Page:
The Aisle Steat - Movie Reviews by Mike McGranaghan
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THE AISLE SEAT - by Mike McGranaghan


Adrian Brody and Alice Braga form an uneasy alliance to fight off the Predators.

Predators is the sequel I've been waiting for since 1987. The original, which starred future Governors Arnold Schwarzenegger and Jesse Ventura, was a fun sci-fi/action picture. Predator 2, from 1990, made the mistake of taking the creature out of the jungle and putting it into the streets of Los Angeles, to be hunted down by Danny Glover. Needless to say, it didn't work. Then there were those two terrible Alien vs. Predator movies of the last few years. They brought new meaning to the word "suck." Thankfully, producer Robert Rodriguez has assembled a team of filmmakers to create what feels like the only genuine Predator sequel to date.

The movie opens with a bang, as the first image is of a man (Adrian Brody) in freefall, unaware that a parachute on his back is timed to open. He eventually lands in the middle of a jungle. Soon afterward, several other people land as well. All have had the same experience: somehow blacking out, then coming to as they plummeted inexplicably toward the ground. It soon becomes clear that most people in the group are, in some way, killers. Brody was a one-time government mercenary and assassin. There's a member of the Japanese Yakuza, a death row inmate, a gang member, and so on. The odd person out is a doctor (Topher Grace), whom the others surmise is there to treat their injuries.

And it doesn't take long to figure out what will cause said injuries. They quickly figure out that they're on a different planet, sent by an unknown entity for unknown reasons. Their purpose is to be prey for the vicious creatures that inhabit this strange world. Brody leads the charge in trying to find a way to defeat the predators and get off the planet. In so doing, he stumbles across a man (Laurence Fishburne) who was sent down with a previous group, somehow managed to survive, and now has a grasp on sanity that is tenuous at best.

Predators was made in the same spirit as the original. All of the action takes place in a jungle setting, and the emphasis is on survival. Some characters are killed by the creatures pretty quickly, while others live to fight a little longer. There are plenty of scenes in which the fearsome predators shoot electrical charges at their prey, blend into the immediate surroundings, or display their hideous flapped mouths in preparation for attack. The fun of the original was watching people try to stay alive in a confined space, with a lethal and nearly-invincible enemy stalking them. Predators recaptures that vibe perfectly.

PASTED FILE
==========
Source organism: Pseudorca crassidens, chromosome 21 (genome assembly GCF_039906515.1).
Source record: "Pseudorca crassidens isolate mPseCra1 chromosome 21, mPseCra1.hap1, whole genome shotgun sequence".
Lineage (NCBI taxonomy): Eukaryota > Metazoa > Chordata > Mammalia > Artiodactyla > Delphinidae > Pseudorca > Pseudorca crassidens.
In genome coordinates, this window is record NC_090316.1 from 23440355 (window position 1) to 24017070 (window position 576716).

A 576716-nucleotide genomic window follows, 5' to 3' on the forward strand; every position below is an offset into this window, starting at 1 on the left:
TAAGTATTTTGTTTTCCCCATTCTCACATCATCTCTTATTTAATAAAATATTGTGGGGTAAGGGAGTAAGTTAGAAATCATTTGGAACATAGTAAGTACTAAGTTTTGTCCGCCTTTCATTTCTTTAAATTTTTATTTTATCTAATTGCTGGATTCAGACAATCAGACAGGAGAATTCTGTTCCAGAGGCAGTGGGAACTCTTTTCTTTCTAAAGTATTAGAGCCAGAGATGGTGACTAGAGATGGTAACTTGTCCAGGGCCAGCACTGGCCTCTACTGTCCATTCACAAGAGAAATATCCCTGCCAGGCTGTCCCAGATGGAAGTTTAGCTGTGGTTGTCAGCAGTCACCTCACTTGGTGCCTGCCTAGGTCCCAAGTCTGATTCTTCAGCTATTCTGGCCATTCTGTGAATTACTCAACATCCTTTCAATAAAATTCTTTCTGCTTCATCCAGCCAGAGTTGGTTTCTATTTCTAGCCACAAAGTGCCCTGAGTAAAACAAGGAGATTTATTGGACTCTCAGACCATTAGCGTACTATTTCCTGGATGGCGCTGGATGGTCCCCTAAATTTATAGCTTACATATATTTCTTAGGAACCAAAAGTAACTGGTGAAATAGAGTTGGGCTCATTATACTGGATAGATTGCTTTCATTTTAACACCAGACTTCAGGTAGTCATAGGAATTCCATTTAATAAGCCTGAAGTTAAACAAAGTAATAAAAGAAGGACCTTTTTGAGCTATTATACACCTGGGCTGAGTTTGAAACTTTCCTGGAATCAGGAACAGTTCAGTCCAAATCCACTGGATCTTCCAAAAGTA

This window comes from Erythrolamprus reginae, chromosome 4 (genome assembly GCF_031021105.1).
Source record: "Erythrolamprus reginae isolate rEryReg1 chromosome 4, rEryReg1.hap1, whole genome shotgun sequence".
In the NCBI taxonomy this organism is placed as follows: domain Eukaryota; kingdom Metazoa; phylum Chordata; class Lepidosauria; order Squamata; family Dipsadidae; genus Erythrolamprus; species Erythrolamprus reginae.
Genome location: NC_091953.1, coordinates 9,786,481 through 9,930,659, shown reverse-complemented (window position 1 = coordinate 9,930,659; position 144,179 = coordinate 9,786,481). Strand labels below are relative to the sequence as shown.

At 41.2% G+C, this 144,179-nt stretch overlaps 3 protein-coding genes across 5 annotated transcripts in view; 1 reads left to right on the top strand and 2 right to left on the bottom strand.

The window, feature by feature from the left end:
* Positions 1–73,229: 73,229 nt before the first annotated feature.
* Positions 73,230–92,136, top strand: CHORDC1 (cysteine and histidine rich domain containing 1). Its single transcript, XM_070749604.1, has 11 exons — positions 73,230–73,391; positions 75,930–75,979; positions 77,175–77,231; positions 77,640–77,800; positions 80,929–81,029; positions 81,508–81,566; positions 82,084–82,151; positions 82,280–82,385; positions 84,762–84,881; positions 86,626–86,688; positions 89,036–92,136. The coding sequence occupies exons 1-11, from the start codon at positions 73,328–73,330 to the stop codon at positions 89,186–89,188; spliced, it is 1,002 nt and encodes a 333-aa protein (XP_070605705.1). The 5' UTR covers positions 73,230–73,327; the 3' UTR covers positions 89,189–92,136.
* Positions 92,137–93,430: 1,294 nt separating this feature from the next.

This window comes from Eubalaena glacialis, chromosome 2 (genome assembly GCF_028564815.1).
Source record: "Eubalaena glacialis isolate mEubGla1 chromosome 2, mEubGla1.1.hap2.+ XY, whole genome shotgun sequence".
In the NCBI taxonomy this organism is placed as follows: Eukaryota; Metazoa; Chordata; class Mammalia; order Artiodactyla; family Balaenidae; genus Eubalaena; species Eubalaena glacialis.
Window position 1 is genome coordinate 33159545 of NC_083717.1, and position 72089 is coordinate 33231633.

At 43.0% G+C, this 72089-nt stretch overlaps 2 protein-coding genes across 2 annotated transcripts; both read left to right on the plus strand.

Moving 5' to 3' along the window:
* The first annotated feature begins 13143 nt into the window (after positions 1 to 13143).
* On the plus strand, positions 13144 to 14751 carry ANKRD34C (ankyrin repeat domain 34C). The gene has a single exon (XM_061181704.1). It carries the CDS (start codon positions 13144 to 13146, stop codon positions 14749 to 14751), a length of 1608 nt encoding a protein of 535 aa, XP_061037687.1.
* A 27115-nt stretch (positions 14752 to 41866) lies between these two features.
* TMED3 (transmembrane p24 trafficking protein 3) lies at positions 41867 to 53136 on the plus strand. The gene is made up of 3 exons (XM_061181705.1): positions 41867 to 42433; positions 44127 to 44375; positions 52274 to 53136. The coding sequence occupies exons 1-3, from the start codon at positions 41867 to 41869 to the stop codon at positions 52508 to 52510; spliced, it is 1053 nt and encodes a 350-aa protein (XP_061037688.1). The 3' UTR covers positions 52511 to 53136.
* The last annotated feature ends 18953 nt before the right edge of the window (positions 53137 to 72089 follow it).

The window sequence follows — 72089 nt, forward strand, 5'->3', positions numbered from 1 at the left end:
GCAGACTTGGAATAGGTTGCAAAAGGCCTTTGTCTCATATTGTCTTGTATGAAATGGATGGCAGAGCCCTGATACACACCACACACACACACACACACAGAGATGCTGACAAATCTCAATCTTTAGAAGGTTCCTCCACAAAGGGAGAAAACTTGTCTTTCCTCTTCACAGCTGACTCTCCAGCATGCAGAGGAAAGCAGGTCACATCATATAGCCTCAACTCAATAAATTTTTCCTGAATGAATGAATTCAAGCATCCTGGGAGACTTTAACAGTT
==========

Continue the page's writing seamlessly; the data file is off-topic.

Director Nimrod Antal (yes, his name is Nimrod) stages the action well, using just enough gore to make the point without going too far overboard. The performances are about as good as can be expected in this type ofq fare, with Brody convincingly playing a stoic-but-flawed ex-soldier and Fishburne successfully navigating a role that could have been very, very silly. Most importantly, the special effects team has perfected the creatures without feeling the need to reinvent them. These predators still look creepy, and their attacks on the humans are handled with all the ferocity fans of the original would expect.

For me, the main drawback of Predators is that the character development is pretty thin. Most of the characters just represent individual traits as opposed to being fully fleshed-out people. A little more depth might have given me an increased desire to root for them. Pictures like this work best when we really want to see the victims escape. Maybe character development will come in the next sequel which, as suggested here, could involve a search for answers as to who is sending prey to the creatures.

On all other levels, Predators delivered exactly what I wanted. It may not be a great film, but Rodriguez and Antal know that fans have been craving a faithful sequel for a long time, and they've resolved to give it to us. To this, I can only say: At last!

( out of four)

Predators is rated R for strong creature violence and gore, and pervasive language. The running time is 1 hour and 46 minutes.